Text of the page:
After gaining a Teaching Certificate in 1965, I embarked on a journey from Australia to England, passing along the Suez Canal shortly before its forced closure by Egypt. My eventual goal was France, following in the footsteps of my older brother, William. I'd saved up my return fare for a berth on the P&O liner S.S. Oriana, a sparkling white vessel known as "the Queen of the Sea". It was waiting for me to board it at Circular Quay in Sydney on the evening of 31st December, 1965. Along with three other teaching friends, I'd be arriving in Southampton on 24th January, 1966. This marked the beginning of my obsession with writing as I began to document, in a travel journal, my experiences during four years abroad. What I was to discover was that voyaging overseas was a great metaphor for the creative writing life. There were pitfalls for the traveller, like the dangerous rocks, winds and sirens that threatened Odysseus during his earlier travels; as well as great joys, during and at the end of the journey. Much would be experienced and learnt that no one could have taught me.
It's the same with writing. You might have to experience its joys and downfalls before you figure out properly how to do it yourself. This applies particularly to writing a longer work, such as a novel or a modern memoir. Having been taught by several successful novelists for my postgraduate diploma and Master degree, and having read many "how to" books, I have come to realise certain things. Mainly, that finding a pathway towards publication is a minefield, and takes a great deal of perseverance and a good dose of luck on the part of a beginning author. And that even published writers may not be the most qualified persons to give advice about the craft of novel writing. Like the advice of one well-known author who told me to just "get it down" in segments, and then arrange cards in order to find a plotline and a story. This approach—called by some "pantsering"—may help; it did not help me. One thing that this excellent writer forgot to mention was that he had had mentors—editors and others—to assist in the structuring of a final work when he was writing during earlier decades.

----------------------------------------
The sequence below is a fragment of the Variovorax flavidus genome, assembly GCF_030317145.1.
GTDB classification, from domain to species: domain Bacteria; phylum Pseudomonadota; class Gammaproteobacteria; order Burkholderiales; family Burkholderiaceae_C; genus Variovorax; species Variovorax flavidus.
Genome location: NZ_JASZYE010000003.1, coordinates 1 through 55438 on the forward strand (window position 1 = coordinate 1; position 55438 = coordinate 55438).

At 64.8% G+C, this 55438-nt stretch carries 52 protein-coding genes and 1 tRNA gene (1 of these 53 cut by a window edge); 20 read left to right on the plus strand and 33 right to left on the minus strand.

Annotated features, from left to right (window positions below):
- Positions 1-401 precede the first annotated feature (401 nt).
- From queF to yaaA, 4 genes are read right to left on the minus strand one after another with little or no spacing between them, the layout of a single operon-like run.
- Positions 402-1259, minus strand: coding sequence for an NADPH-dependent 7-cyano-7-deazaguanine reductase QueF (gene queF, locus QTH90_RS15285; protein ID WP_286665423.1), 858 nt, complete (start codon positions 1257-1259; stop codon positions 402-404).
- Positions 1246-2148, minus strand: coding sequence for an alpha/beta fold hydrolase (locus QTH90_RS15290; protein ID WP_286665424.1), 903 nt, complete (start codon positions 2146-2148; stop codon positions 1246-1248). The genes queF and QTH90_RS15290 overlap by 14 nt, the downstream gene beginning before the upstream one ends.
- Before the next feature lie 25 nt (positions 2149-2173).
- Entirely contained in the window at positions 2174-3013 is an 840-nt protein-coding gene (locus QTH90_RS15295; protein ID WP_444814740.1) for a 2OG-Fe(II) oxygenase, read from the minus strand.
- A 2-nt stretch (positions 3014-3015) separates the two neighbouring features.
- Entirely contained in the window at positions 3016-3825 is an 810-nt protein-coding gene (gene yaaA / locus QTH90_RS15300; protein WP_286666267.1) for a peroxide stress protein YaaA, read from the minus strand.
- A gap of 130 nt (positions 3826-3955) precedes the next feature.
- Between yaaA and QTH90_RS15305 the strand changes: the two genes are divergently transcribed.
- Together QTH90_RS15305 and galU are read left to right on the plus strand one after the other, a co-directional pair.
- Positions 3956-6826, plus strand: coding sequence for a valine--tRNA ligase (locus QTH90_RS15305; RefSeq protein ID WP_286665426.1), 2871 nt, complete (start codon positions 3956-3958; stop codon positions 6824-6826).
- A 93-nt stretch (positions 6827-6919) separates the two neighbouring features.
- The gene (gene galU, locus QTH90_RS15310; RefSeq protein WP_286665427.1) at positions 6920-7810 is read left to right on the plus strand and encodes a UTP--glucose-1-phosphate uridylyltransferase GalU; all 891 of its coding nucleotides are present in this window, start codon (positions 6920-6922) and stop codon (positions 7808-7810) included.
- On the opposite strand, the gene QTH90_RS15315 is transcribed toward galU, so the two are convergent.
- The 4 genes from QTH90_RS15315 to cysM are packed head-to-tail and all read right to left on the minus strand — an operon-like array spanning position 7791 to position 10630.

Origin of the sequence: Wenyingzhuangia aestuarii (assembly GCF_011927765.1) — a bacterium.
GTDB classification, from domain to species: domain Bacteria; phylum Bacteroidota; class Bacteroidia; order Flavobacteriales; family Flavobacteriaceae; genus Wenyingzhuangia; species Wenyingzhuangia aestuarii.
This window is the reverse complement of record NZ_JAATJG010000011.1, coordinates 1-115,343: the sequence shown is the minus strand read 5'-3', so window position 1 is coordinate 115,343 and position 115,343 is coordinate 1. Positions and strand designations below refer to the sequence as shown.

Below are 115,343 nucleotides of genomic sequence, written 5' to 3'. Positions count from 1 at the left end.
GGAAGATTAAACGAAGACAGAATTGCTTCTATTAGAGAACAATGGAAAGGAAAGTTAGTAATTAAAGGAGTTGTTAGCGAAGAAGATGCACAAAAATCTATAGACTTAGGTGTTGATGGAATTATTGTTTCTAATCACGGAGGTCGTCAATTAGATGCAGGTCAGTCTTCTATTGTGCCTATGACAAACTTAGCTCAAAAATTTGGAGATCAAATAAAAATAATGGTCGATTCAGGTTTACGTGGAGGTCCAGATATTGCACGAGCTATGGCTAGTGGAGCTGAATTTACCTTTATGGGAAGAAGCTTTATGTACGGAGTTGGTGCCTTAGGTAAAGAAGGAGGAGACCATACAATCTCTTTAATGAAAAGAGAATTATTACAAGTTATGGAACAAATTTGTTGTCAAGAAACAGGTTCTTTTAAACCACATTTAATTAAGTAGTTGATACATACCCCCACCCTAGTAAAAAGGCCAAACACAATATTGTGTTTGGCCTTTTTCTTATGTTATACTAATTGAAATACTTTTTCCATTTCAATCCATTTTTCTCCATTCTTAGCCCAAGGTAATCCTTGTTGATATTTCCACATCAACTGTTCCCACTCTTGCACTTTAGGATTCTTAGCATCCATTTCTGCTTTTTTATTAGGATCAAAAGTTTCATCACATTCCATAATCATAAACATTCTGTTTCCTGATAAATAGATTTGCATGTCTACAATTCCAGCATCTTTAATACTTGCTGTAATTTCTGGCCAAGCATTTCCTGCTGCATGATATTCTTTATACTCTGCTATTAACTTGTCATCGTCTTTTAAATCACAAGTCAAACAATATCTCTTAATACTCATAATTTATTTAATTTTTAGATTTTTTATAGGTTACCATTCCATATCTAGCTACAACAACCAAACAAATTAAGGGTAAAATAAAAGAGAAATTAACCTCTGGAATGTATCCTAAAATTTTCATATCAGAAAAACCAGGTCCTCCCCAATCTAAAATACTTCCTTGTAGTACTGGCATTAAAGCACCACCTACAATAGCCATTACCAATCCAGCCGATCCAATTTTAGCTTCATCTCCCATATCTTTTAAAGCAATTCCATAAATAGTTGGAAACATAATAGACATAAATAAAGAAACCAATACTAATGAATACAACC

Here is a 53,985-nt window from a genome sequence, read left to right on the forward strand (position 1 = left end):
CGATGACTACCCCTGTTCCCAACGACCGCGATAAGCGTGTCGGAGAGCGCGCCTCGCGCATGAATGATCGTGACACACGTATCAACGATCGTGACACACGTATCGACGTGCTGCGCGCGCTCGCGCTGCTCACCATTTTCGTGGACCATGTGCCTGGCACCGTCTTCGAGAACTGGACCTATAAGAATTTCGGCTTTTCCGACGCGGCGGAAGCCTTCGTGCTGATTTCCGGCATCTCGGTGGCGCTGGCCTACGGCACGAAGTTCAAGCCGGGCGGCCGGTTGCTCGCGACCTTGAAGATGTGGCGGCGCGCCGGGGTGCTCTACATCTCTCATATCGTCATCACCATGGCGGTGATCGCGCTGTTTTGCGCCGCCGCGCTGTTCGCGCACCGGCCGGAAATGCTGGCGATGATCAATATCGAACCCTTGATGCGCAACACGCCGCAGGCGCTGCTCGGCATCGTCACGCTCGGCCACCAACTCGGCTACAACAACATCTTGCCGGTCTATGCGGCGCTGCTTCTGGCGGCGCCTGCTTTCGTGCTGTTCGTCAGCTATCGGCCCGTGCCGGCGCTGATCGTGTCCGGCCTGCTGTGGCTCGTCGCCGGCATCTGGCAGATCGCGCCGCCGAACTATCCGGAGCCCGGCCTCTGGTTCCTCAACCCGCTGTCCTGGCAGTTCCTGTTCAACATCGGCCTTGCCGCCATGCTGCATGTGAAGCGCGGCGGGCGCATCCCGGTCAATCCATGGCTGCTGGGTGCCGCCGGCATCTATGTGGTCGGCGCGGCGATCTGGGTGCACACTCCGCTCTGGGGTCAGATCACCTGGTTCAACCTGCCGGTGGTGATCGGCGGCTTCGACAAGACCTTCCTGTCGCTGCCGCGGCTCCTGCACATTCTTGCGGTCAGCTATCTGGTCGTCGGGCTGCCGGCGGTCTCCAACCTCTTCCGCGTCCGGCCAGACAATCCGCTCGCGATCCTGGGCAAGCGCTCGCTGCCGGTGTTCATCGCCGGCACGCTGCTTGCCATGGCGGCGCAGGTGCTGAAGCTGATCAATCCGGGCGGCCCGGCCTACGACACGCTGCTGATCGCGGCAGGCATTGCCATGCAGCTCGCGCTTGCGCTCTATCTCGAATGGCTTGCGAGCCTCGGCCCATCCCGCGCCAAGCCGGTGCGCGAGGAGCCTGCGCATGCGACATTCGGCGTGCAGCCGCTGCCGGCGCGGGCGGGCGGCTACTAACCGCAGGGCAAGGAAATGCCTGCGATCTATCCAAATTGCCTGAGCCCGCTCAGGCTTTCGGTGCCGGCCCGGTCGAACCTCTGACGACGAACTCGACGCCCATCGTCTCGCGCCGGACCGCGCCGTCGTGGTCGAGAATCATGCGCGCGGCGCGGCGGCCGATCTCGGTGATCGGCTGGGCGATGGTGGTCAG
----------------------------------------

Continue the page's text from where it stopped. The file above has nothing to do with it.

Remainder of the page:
Even Ernest Hemingway, who seems to have been "a natural", had women and other writers, fawning over him, only too happy to assist him, if not with craft ideas, at least with confidence boosting and secretarial work.